# Precise Traits from Sloppy Components: Perception and the Origin of Phenotypic Response

## Abstract

**:**

## 1. Introduction

#### Background and Literature

## 2. Materials and Methods

#### 2.1. Perception and Response

#### 2.2. Chaotic Dynamics

#### 2.3. Random Reservoir

## 3. Results

#### 3.1. Predicting Future Inputs

#### 3.2. Critical Learning Period

#### 3.3. Other Ideas for Future Study

## 4. Conclusions

## Funding

## Institutional Review Board Statement

## Informed Consent Statement

## Data Availability Statement

## Conflicts of Interest

## References

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**Figure 1.**Estimate for the relative speed of chaotic divergence in the dynamics of the Lorenz–96 equations given in Equation (1), with $N=5$. Here, the Lyapunov exponent, $\lambda $, estimates the relative divergence rate. The analysis in this article focuses on the doubling time for divergence, $\mathit{dbl}=\mathrm{log}2/\lambda $, in which a lower doubling time means that future values of the trajectory are harder to predict. For a few limited regions of smaller F values, the estimated Lyapunov exponent drops below the trend. Those deviations may arise from numerical limitations or a complex pattern of nearly stable periodicity. Sufficiently complex periodicity poses a significant challenge for prediction. The analyses in this article avoid those erratic regions.

**Figure 2.**Temporal dynamics of environmental state (blue) and system prediction for the environmental state (gold). At each time point, the internal system uses the information in its reservoir to predict the environmental state shift time units into the future. The gold prediction curve is shifted to the right by shift time units, so that the closeness of the match between the two curves describes the quality of the predictions. Above each panel, the parameters N and F describe the environmental dynamics in Equation (1); dbl gives the doubling time for the deviation distance of a small perturbation to the dynamics; res is the reservoir size; and R2_tr and R2_ts are the R-squared values that describe the percentage of the variation in the blue dynamics curve captured by the gold prediction curve for the training and test periods, respectively, as described in the text. The panels (

**a**–

**c**) have corresponding labels on the curves in Figure 3a. Time units are nondimensional and can be chosen to match the scaling of the environmental process under study. Here, the plots show the 20 time units at the end of the test period of the machine learning procedure used to generate the curves. The abbreviations res, shift, size, dbl, R2_tr, and R2_ts denote variables. Execution times for the parameters in (

**b**) with reservoir sizes (res) of $25,50$, and 100 are approximately 58 s, 118 s, and 253 s. Timing was carried out on Apple Mac Studio M1 Ultra with Julia 1.9.1, source code git commit a7f74f1. The code was not optimized for execution speed.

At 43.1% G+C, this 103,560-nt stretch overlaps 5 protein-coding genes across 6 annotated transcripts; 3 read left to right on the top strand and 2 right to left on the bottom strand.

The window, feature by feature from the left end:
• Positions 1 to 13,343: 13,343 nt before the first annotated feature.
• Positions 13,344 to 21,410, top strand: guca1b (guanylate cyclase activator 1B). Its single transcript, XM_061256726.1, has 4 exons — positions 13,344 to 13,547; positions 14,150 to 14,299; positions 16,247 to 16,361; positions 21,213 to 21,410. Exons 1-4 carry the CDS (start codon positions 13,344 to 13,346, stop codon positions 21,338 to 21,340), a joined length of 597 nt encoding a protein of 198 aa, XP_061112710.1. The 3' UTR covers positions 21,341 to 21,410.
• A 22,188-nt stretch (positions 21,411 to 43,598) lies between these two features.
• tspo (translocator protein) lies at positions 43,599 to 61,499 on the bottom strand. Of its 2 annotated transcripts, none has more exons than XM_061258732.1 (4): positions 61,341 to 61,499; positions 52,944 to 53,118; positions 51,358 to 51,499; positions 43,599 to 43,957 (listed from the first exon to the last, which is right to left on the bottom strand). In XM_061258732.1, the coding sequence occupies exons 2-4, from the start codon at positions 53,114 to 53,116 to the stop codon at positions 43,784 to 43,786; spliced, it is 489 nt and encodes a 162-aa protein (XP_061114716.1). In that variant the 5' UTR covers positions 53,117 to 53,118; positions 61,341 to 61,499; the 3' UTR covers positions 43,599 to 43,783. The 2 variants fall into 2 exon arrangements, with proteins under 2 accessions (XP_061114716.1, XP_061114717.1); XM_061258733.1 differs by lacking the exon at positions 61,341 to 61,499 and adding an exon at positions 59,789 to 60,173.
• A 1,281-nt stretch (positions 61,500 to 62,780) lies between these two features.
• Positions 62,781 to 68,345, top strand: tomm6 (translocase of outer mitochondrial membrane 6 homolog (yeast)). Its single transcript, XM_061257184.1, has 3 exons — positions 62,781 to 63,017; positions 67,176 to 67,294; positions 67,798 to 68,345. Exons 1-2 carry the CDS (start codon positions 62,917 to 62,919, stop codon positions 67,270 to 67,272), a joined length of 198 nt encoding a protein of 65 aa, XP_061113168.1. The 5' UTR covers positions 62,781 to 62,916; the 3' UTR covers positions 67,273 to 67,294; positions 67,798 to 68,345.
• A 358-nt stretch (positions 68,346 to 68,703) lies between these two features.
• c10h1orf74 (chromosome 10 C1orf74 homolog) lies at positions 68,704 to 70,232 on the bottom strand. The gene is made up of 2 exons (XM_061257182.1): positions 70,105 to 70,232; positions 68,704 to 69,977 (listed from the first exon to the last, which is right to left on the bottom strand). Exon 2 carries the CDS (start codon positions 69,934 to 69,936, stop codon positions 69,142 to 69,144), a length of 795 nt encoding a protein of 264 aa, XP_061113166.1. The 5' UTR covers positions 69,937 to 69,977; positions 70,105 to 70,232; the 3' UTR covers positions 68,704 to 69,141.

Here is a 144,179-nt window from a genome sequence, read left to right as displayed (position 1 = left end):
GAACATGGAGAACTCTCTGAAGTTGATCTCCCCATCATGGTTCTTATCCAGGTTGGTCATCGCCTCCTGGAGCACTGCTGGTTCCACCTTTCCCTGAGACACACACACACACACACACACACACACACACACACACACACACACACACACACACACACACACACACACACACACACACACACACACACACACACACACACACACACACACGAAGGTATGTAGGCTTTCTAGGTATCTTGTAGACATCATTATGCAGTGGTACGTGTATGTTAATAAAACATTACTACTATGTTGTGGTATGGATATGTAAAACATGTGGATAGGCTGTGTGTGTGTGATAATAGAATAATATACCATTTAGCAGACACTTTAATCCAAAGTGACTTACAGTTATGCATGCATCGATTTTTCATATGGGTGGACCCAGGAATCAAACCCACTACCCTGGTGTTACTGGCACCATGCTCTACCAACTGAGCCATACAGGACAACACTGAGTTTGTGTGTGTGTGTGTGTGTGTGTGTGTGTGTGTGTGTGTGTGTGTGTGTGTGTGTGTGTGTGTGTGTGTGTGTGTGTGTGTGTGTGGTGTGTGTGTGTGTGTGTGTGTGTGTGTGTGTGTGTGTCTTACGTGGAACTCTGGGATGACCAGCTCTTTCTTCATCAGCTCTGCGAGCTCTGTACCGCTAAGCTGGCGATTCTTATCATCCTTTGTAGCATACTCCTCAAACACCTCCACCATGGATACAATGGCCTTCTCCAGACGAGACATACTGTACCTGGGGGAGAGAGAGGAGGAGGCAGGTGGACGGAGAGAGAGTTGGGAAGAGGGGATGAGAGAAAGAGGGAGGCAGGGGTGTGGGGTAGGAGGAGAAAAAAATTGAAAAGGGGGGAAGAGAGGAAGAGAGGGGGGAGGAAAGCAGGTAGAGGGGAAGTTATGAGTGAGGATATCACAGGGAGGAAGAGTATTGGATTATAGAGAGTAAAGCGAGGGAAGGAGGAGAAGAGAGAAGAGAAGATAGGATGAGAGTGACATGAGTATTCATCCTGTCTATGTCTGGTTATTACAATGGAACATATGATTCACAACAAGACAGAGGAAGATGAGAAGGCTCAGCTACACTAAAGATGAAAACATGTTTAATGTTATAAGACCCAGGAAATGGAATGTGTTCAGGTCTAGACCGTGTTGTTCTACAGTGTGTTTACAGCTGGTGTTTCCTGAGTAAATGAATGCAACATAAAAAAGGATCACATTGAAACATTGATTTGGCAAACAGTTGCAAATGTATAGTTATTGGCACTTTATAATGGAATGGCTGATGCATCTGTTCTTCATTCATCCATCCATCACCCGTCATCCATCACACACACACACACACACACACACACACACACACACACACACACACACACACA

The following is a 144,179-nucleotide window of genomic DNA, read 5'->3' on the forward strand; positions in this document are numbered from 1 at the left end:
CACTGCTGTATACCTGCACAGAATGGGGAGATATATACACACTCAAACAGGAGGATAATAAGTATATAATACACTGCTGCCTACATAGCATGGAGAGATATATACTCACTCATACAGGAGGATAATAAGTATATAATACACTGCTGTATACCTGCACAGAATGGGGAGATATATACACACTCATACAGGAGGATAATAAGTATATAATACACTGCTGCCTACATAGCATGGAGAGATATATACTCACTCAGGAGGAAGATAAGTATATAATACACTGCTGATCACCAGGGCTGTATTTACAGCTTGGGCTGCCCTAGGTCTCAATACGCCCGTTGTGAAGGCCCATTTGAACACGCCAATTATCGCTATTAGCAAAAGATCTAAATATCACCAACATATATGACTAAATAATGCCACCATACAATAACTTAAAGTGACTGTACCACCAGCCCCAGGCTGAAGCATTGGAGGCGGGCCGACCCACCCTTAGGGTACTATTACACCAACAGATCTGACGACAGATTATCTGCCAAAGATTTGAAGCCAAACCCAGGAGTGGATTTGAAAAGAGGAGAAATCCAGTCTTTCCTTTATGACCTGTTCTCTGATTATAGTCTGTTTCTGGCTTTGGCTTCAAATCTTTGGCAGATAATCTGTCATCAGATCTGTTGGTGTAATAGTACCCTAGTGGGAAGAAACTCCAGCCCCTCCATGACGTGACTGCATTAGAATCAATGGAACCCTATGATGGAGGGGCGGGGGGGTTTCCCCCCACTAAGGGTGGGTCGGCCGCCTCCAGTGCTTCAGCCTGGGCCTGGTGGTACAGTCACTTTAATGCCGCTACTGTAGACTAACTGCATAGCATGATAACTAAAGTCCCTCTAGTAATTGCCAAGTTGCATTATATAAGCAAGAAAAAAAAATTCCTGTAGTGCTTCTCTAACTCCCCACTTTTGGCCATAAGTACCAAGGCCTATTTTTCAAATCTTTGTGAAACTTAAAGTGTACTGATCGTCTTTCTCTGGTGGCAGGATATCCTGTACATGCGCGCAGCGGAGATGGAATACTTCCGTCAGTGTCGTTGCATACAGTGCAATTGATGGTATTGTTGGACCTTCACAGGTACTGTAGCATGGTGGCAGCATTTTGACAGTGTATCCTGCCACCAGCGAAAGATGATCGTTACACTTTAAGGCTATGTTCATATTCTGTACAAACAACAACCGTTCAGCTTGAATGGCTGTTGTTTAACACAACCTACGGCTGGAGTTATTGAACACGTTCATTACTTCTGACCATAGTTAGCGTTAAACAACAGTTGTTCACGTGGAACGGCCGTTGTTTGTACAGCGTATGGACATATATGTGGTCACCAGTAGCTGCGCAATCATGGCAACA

**Figure 3.**Prediction of future environmental state based on the information in a random reservoir network. Figure 2 shows the environmental dynamics and the prediction challenge. In this figure, the y-axis measures the percentage of the total variance (R-squared) in the environmental state explained by the predictions generated from the internal reservoir, reflecting the potential for adaptive response. The x-axis shows the intrinsic predictability of the environment, measured by the time required to double a small initial perturbation to the dynamic trajectory. The different colored lines describe the time shift into the future at which predictions are compared to actual future dynamics. The res_size parameter in each panel gives the size of the random reservoir. The a, b, and c labels in panel (

**a**) match the corresponding panels in Figure 2. Each line connects the outcomes at the following 11 approximate doubling times: $0.52,0.54,0.58,0.64,0.70,0.77,0.86,0.90,0.99,1.15,$ and $1.43$. Panels (

**a**–

**c**) show three different reservoir sizes denoted by the res_size parameter labels.

**Figure 4.**Increasing reservoir size provides better predictions for future environmental state. The analysis follows the methods used in Figure 3. Here, dbl_lo denotes a doubling time of approximately 0.52, and dbl_hi denotes a doubling time of approximately 1.42. The value of shift_lo denotes a prediction into the future over 1.0 time units, and shift_hi denotes a prediction into the future over 2.0 time units. The six different reservoir sizes used in the computer runs are shown as labels for the tick marks along the x-axis.

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**MDPI and ACS Style**

Frank, S.A.
Precise Traits from Sloppy Components: Perception and the Origin of Phenotypic Response. *Entropy* **2023**, *25*, 1162.
https://doi.org/10.3390/e25081162

**AMA Style**

Frank SA.
Precise Traits from Sloppy Components: Perception and the Origin of Phenotypic Response. *Entropy*. 2023; 25(8):1162.
https://doi.org/10.3390/e25081162

**Chicago/Turabian Style**

Frank, Steven A.
2023. "Precise Traits from Sloppy Components: Perception and the Origin of Phenotypic Response" *Entropy* 25, no. 8: 1162.
https://doi.org/10.3390/e25081162